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Report No. 29

Appendix 24

Substandard Goods and Cheating

The point for consideration is whether, where a person has supplied goods of inferior quality, or goods which are not according to specification, or of lesser quantity than stipulated, his act comes within the scope of section 420, Indian Penal Code.

(1) There is only one reported Indian case in which the matter seems to have been directly dealt with1. The facts were these. The accused contracted to deliver to Rau Brothers 260 "dokras" of fully good, machine-ginned cotton. In pursuance of this contract, the accused delivered 260 "dokras" largely composed of cotton-seed, kapas and rubbish, carefully packed into the middle of the dokras, while all around the sides was placed good ginned cotton. The admixture of inferior stuff was found in all the "dokras", and it varied from 6 to 15 per cent against the quantity of 1/2 or 11/2 which might be expected ordinarily to be found in dokras. It was held, that the accused was guilty of the offence of cheating under section 420 of the Penal Code.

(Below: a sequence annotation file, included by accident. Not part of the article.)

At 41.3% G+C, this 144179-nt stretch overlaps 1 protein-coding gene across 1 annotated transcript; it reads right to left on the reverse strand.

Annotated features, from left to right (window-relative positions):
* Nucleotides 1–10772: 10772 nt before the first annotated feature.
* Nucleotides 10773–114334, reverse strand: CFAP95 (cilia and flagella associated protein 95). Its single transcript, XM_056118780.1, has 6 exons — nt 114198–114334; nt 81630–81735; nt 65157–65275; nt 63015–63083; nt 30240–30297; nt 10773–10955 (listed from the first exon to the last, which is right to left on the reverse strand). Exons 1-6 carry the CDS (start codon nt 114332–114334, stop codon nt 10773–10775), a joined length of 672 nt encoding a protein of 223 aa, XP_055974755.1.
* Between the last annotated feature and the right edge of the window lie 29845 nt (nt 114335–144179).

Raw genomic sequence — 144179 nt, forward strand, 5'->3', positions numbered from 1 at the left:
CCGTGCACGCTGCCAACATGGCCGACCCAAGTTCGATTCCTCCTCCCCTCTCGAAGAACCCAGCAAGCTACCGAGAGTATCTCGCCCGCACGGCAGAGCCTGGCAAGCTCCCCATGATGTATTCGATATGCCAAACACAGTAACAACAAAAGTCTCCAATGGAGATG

(2) Of course, the general rule is2 that a mere breach of contract cannot give rise to a criminal prosecution. The distinction between a case of mere breach of contract and one of cheating depends upon the intention of the accused at the time of the alleged inducement, which may be judged by subsequent acts; but the subsequent act is not the sole criterion of this intention4. Where there is no clear and conclusive evidence of the criminal intention of the accused at the time the offence is said to have been committed and where the party said to be aggrieved has an alternative remedy in a civil court, the matter should not be allowed to be fought in the criminal courts3.

(3) As has been held4, the representation can be implied from conduct5.

7. Emp. v. Kanji Shivaji, (1912) 14 Bom LR 137: 14 IC 669 (Chandavarkar and Batchelor JJ).

2. Sheosagar v. Emp., (1936) 37 Cr ij 38 (Pat HC) (Fazl. Ali J.) (Money taken for arranging marriage).

3. See AIR 1959 Tripura 38.

4. Khoda Bux v. Boheya Mindari, ILR 32 Cal 941 (947) (Pargiter and Woodroffe JJ.).

5. Cf the facts in M.A. Kolesh v. Emp., AIR 1927 Mad 544.



Proposal to include certain Social and Economic Offences in the Indian Penal Code Back




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